Pushups are one of the most common strength training exercises — and they also are one of the most intimidating. As a personal trainer for over a decade, I still feel intimidated by doing multiple sets of pushups in a workout!
It may seem like a simple move, but a pushup is so difficult because it works the entire body at once, especially the core and arm muscles. This is great for getting a lot of bang for your buck during a workout. But it also opens the door for injury. When done incorrectly, pushups can cause muscle strain in the back, neck, shoulders and even hips.
That’s why it’s so important to understand the correct way to do a pushup, and not jump right into the full move if you aren’t ready.
The benefits of pushups
Pushups strengthen the shoulders, chest, triceps, abs and torso. Because pushups work a number of different upper-body muscles and your core, they’re great for improving overall strength and stability.
If you incorporate the move into your routine consistently, you may even notice your posture improve since pushups strengthen the core muscles that enable proper posture. Strengthening these muscles also reduces your risk of injuries to the lower back.
The common mistakes people make when doing pushups
I notice a lot of my clients letting their hips sag and lower backs arch when performing pushups. The move is meant to be done in a plank position, with your body in a straight line. Sagging at the hips is caused by decreased core engagement and can place undue stress on your back that can lead to back pain.
The reason so many people allow their hips to sag when performing the pushup is because they don’t have the core strength or they don’t utilize the proper core strength to stay in plank position. We tend to compensate for this lack of strength by sagging our hips and arching our backs. To correct this mistake when performing a pushup:
- Stay aware of your body positioning, specifically keeping your hips square and you core pulled in tight.
- Keep the shoulders over the wrists.
- Reach the heels toward the back of the room and the crown of the head toward the front of the room, elongating the spine.
- Make sure your hips are as high as your shoulders.
- If you can’t keep your hips in this position, try a modified pushup on your knees.
How to do a modified pushup
There are a few different ways to perform a modified pushup that will help build your confidence and upper-body strength to prepare you for the real deal. Modified pushups on the knees are one of the more popular modifications.
Start in a pushup position with your wrists directly below your shoulders and your palms pressing into the mat. Instead of being on your toes, rest your knees on the mat and cross your ankles in the air. Pull your navel in toward your spine, and ensure you maintain a straight spine from your neck to your tailbone. Begin bending your elbows slowly out to the sides, lowering your chest until your chin touches or almost touches the mat. Return to the starting position and repeat.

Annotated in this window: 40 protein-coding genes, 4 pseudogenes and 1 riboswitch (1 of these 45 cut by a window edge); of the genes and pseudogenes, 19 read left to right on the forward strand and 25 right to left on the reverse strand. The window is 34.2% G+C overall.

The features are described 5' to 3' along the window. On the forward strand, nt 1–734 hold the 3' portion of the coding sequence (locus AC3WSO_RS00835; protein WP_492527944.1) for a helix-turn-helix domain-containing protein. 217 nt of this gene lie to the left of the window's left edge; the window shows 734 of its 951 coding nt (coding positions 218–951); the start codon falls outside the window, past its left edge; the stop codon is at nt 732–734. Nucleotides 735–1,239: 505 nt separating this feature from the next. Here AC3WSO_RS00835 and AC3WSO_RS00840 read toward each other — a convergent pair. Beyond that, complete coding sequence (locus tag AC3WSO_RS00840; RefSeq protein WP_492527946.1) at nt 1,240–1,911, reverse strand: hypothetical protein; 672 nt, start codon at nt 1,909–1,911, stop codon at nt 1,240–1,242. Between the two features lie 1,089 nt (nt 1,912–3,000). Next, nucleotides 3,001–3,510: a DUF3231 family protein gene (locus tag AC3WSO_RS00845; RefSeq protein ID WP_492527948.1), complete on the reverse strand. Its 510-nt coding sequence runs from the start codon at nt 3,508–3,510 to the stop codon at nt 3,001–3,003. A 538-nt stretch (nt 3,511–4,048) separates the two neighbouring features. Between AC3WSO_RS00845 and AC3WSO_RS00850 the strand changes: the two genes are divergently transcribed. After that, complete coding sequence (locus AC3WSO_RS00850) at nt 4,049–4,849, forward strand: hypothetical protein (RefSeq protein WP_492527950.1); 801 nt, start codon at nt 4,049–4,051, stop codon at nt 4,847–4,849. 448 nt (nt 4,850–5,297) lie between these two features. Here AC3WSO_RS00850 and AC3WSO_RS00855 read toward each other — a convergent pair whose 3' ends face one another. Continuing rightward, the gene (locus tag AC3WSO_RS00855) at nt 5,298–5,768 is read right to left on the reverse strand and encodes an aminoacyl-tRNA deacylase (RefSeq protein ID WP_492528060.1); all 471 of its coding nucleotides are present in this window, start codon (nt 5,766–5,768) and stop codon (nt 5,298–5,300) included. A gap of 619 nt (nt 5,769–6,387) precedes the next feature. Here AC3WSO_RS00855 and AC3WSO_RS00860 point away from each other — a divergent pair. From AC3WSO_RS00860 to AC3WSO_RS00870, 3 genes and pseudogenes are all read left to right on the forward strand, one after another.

How to perform a pushup correctly
Performing a pushup correctly takes some practice and self-awareness. These step-by-step instructions will help you get there:
- Start by getting down on all fours with your palms on the mat a little wider than shoulder-width apart.
- Make sure your arms are straight. Reach your legs straight behind you, tucking the toes under to come into a plank position.
- Bend at the elbows, lowering your body until your chest almost touches the mat.
- Pause in this position for a few seconds, then press down into the ground to straighten your elbows and push your body back up.
- Return to starting position and repeat.
4 exercises that will help you do better pushups
If you’re still feeling your hips sagging and your back arching, these exercises will help you build the core strength needed to perform a full pushup correctly.
Using an elevated surface such as a chair or wall to place your hands on while doing a pushup will allow you to perform the same movement but with less weight. This helps you practice proper form and gradually build core and arm strength. The less you are inclined, the easier it will be. So start with a wall, then move to a desk or table, and finally a chair or step. Simply place your hands on the elevated surface, keep your body in a straight line, and perform a pushup. Repeat this 10 times.
Holding a plank in pushup position will help you develop the core strength needed for a regular pushup. Get into plank position with your palms on the mat and your arms and legs straight. Hold for about 10 seconds. Then, take a rest. Gradually increase the amount of time you can hold the plank until you reach one minute.
This exercise can be done with or without weights. Either way, you’ll be working your core. Start with your butt on the ground and your knees bent with your feet in front of you. Keeping both hands in front of your chest, twist your entire torso to the right so that your hands hover over the mat to your right side, then twist your entire torso left so that your hands hover over the mat to the left of your body. Perform 10 twists to each side.
Lie with your back on the ground and your arms straight down at your sides. Lift both legs off the ground and begin kicking up and down, alternating between the left and right leg. Remember to squeeze your core and keep your back on the ground. If your back begins to lift, put a slight bend in your knees to allow your low back to remain glued to the mat.